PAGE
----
Tuesday, August 2, 2016

Homeschool Tips: The First Day of School

Yesterday marked our first day of school. This year, I added a new K4 student (Stephen), which makes for a total of 7 students in as many grades (11th, 9th, 7th, 5th, 3rd, 1st, K4). This is a new record for our family, and a landmark because it also means we have reached critical mass in our homeschooling. By the time our next youngest child is old enough to "start school," Solomon will (Lord willing) have graduated High School. Unless we have multiples in our future, I will never have more than 7 home educated students at one time. It's all downhill from here!

Our first day of school yesterday was mundane and lacking any special excitement or hubbub. This might sound terrible, but it was actually wonderfully relaxing and blissful, which is not how I would describe "First Day of School" in my early years of homeschooling. 

You see, at this point, home education has become a way of life for us that is woven into everyday life. While I do have each child in a set grade, and while I have lesson plans that outline how much work needs to be done by the end of any given week, I have learned not to be rigid when it comes to the nitty-gritty. A master schedule can quickly become just a master, which is frustrating and angering when there are so many things we juggle all day long that could cause an unscheduled interruption. Nobody needs to compound their work being needlessly frustrated by a self-appointed task master!

The easiest way I can illustrate this is with running errands. Every homemaker has a certain amount of errands that will take her out of the house. On average, I guess we all leave the home on as many days as we do not. This compares well to a school year of 180 days of instruction. None of us get up at the beginning of the year to celebrate the first day of running errands, which will be followed by 179 more days like it before the end of the year. We all understand that a certain amount of errands must and will get done every week, but just when they get done will have to follow a lose pattern (for example, buying produce from a co-op on Saturday mornings), while still allowing room for flexibility. If the baby is teething on the usual day for grocery shopping, maybe the trip can be put off until the next day, combined with another errand later in the week, or maybe Dad will run it instead. Getting things done, but being flexible. Being fluid and keeping the flow going, rather than derailing the train every time there is a major curve-ball.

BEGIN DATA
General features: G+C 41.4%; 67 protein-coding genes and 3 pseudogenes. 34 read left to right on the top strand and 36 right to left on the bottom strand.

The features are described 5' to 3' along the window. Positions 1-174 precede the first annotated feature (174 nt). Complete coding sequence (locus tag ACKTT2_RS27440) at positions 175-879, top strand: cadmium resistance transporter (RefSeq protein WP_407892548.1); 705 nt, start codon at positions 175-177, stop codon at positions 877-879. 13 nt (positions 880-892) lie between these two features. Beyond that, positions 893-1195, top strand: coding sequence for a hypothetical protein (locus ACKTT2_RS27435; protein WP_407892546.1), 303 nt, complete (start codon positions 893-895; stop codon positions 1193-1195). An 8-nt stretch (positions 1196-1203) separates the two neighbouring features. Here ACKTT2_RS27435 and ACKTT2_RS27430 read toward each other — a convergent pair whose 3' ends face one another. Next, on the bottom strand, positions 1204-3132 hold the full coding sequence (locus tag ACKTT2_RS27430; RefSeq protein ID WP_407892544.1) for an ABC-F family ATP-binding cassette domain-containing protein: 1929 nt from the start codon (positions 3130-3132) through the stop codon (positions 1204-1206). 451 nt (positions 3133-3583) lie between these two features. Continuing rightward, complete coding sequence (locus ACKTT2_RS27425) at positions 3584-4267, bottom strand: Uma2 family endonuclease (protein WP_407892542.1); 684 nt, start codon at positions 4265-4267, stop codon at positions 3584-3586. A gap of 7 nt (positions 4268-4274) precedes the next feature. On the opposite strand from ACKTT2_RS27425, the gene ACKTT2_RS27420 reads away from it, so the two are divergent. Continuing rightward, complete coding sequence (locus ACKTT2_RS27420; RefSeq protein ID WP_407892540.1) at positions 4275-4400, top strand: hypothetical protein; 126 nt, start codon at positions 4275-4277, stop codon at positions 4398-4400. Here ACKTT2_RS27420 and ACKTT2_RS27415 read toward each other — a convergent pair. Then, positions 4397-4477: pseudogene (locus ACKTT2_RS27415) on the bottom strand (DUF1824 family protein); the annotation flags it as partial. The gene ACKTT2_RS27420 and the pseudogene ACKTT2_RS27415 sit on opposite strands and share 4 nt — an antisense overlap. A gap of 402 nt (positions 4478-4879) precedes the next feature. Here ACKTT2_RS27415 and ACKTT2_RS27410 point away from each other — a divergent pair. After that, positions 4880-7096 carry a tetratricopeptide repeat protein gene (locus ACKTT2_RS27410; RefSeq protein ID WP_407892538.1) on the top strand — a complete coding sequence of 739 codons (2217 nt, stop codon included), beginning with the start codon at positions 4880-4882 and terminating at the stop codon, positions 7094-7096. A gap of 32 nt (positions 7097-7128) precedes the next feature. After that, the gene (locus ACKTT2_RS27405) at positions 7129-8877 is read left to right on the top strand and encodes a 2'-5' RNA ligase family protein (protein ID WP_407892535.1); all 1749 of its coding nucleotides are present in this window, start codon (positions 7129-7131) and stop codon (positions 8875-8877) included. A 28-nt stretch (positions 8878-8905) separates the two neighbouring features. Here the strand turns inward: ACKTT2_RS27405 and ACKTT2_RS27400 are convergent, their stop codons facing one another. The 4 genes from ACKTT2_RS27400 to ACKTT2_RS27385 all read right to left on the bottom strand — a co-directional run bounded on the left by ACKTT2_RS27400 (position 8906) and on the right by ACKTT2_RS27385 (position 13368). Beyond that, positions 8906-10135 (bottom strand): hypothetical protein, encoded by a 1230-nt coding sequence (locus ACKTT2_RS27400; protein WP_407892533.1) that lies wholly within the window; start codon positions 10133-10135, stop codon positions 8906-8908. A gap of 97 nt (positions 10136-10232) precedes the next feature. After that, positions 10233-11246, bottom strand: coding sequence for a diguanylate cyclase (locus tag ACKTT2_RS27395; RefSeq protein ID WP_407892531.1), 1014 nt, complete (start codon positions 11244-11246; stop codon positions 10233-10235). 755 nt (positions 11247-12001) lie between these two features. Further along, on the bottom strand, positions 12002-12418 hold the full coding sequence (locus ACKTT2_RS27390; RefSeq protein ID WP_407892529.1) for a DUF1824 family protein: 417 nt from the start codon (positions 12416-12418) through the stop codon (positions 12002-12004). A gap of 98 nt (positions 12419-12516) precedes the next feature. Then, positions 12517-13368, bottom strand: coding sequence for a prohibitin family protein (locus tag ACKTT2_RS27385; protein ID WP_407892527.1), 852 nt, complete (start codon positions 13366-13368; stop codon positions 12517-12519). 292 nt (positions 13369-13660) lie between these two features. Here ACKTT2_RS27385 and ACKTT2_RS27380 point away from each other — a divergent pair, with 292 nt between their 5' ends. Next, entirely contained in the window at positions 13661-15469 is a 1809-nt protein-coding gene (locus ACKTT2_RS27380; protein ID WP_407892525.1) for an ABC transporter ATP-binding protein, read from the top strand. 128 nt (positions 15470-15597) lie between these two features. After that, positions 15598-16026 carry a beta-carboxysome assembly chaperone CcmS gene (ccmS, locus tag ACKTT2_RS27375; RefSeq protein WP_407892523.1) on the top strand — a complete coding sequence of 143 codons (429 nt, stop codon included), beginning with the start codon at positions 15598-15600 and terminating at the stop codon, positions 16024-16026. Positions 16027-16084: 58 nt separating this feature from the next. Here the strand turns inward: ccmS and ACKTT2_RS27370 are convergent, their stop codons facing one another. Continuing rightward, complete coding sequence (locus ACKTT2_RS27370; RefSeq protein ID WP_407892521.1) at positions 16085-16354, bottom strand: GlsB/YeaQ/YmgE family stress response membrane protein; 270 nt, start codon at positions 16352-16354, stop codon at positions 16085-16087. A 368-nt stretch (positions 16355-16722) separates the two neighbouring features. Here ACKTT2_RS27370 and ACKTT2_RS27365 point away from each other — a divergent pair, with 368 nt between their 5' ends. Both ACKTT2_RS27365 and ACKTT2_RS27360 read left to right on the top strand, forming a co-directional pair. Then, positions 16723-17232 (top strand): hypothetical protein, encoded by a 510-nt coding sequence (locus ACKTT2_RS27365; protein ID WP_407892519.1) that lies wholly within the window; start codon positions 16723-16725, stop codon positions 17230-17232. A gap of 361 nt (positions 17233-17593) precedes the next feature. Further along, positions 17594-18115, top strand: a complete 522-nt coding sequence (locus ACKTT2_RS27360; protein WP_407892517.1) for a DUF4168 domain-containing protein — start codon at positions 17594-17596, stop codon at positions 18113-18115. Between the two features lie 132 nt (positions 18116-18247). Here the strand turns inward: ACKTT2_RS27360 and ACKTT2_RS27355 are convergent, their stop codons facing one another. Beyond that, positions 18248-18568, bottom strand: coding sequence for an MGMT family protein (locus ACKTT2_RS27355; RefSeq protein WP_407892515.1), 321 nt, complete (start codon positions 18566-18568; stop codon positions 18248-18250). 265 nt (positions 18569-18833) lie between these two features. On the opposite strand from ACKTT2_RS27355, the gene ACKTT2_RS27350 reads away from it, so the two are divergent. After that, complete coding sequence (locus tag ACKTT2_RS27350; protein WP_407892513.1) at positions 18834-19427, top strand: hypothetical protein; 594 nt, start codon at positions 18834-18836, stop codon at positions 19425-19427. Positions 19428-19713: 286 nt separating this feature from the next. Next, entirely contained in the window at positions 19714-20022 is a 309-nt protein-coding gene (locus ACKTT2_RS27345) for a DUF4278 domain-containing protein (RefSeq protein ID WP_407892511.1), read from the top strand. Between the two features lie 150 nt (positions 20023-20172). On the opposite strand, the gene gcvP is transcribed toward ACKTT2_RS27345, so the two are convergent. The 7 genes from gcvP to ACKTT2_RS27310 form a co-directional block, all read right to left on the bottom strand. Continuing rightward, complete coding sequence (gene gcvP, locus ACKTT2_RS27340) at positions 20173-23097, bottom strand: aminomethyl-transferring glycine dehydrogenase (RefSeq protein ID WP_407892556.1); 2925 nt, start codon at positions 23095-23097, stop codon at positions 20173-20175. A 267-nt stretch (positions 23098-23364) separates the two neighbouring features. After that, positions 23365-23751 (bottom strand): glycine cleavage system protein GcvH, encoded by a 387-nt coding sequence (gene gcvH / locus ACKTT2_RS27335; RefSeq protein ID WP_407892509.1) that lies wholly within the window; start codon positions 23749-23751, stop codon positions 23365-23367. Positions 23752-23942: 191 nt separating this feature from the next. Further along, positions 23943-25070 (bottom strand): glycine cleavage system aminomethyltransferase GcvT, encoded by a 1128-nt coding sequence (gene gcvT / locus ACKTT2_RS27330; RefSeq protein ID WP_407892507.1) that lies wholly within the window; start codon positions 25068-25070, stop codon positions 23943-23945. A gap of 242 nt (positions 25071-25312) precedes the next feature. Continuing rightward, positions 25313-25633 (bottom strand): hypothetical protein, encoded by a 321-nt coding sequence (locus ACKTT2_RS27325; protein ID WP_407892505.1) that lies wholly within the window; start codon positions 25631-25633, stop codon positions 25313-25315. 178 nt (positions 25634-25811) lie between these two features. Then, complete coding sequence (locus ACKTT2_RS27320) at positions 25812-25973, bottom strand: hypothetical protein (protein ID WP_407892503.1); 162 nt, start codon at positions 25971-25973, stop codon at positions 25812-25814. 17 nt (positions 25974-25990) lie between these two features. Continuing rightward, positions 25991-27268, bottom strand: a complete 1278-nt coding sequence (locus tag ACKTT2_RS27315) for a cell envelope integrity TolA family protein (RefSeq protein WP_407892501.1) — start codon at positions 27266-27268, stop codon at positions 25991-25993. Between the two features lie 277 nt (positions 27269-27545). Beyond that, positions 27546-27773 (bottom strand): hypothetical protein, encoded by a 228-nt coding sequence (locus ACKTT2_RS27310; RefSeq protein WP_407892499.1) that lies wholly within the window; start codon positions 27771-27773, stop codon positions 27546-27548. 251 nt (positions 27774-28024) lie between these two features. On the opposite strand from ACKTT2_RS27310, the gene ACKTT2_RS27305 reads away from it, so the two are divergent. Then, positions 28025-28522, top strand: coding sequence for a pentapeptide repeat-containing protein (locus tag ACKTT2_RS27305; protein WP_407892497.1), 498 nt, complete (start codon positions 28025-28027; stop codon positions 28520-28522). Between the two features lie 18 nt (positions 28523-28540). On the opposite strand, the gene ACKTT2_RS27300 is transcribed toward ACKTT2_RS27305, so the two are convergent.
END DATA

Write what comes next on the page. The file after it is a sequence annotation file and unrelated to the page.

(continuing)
In much the same way, we get our school work done each week. But if Monday is the first beautiful day in a while for playing outside, we might go to the zoo instead of doing bookwork. If I need help with chores or the baby or volunteer work for church, one of the older kids will be called in from his books to do so. We did not reject institutionalized learning for our kids to then have a "play school" at home that enforces a set time frame on us.

If we understand that learning  is not limited to ages 6-18, from 9 a.m. to 3 p.m., and does not need to be blocked off from real life (which consists of mostly work and some play), and that rather than having a rigidly enforced time of homeschooling we instead learn while living our lives, when it best suits any given day and its circumstances, we are well on the way to raising life-long learners who are always developing new skills woven into everyday life. 

So yes, while we did officially start on our new books yesterday, the day was very much like every other day - we each did our work side by side, learning one set of new skills or facts versus other things on other days. We did not take special pictures because we take pictures year round when the opportunity arises. We did not start with any special fanfare because it was not advisable for us during this stage of life, which is very busy and in which I cannot afford to have high demands on myself and then get frustrated when I don't always throw a pinterest-worthy party, don't always take cool pictures, don't always play the perfect homemaker, teacher, wife, mother.